Magazine article National Association of School Psychologists. Communique

Transforming Our Role

Magazine article National Association of School Psychologists. Communique

Transforming Our Role

Article excerpt

I remember (back in the 1970s) Dr. Mary Alice White and other professors in our graduate program insisting that we students conceptualize our roles as comprehensive in nature-serving all students in all aspects of their schooling. We were taught assessment skills; but also skills for behavioral, emotional, and instructional intervention. We were encouraged to take a systemic perspective in our work. Upon graduation, I realized that this was not the role of most practitioners in the real world; school psychology was still primarily about assessment, and school psychologists were very much diagnosticians.

Sound familiar? Nearly 40 years later, many colleagues describe assessment as the predominant (and sometimes only) activity they engage in. Some of these colleagues have chosen this role and have become highly skilled specialists in assessment of one type or another. Indeed, it is a time-honored and valuable role for school psychologists, and these colleagues derive a lot of satisfaction from it. Other colleagues lament the limitations imposed on their practice and feel constrained by this kind of role and wish they could take a broader approach to their profession. Effecting such a change, especially when traditional practice models are deeply established within the system, can be very difficult, and progress must often be measured in baby steps more than giant strides.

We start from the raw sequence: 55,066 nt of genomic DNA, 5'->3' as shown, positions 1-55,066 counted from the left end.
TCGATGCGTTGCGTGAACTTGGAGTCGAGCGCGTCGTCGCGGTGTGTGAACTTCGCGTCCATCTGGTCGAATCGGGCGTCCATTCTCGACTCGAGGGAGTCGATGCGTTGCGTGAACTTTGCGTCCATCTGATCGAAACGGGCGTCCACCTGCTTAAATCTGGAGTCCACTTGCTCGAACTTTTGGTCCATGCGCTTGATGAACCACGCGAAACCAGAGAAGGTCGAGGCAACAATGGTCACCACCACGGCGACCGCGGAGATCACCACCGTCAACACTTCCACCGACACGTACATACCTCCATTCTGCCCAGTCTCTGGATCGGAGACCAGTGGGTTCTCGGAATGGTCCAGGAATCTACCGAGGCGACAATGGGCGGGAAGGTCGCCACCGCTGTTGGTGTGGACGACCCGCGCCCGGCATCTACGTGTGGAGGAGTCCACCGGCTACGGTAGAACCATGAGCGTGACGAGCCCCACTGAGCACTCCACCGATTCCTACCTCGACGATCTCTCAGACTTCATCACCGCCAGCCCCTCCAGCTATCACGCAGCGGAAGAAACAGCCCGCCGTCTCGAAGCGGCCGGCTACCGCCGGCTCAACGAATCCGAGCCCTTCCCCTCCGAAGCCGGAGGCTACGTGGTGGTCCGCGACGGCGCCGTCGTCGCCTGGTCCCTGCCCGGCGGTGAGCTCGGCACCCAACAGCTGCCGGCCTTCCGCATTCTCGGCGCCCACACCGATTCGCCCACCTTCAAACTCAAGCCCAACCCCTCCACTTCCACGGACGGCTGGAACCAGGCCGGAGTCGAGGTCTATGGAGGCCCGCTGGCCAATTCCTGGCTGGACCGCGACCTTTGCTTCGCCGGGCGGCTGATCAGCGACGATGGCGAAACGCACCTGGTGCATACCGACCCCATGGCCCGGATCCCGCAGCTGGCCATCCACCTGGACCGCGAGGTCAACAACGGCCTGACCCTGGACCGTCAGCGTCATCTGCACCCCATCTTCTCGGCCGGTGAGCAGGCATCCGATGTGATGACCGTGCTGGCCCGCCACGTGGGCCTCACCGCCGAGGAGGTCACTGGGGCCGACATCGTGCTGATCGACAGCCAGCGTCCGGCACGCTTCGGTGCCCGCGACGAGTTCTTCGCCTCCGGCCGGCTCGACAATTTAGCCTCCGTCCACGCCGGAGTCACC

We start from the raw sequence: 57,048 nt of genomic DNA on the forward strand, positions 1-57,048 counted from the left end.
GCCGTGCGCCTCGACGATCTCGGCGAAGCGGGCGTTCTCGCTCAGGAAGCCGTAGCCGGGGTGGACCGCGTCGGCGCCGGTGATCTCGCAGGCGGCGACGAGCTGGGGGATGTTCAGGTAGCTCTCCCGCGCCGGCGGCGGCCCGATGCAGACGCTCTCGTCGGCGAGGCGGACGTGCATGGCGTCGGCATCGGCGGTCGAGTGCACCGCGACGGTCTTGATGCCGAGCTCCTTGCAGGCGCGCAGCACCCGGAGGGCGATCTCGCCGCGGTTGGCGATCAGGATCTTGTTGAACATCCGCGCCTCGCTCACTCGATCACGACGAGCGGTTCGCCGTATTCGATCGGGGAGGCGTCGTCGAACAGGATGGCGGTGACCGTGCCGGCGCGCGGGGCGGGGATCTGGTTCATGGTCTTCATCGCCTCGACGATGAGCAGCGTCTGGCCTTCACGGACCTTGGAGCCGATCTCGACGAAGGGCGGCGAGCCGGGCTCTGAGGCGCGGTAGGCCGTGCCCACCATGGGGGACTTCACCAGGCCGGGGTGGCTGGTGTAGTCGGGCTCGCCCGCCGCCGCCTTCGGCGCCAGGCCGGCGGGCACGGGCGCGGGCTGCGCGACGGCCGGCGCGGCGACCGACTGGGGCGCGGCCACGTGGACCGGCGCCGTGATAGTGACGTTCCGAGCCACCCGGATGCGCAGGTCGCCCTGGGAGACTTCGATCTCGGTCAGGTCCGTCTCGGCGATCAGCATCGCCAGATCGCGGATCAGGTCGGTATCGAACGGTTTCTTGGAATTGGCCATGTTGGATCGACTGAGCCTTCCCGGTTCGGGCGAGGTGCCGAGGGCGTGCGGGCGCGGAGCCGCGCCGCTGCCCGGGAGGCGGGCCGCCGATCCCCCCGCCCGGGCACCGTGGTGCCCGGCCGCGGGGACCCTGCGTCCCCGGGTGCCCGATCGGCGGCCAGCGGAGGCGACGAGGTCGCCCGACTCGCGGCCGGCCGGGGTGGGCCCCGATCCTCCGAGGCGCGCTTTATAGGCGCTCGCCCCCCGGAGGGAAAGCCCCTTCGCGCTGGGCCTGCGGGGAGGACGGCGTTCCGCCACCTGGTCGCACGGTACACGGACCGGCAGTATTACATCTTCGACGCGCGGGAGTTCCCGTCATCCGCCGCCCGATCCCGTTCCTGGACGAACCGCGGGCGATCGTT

But things are much different today, and many of us now have roles that encompass the full range of school psychological services described in the NASP Practice Model. For those who want to advocate for expansion of their roles, the NASP Practice Model, the NASP Practice Model Implementation Guide, and the newly published Ready to Learn, Empowered to Teach and School Psychologists: Qualified Health Professionals offer specific recommendations and strategies for expanding school psychologists' roles in the areas of instruction and mental/behavioral health. …

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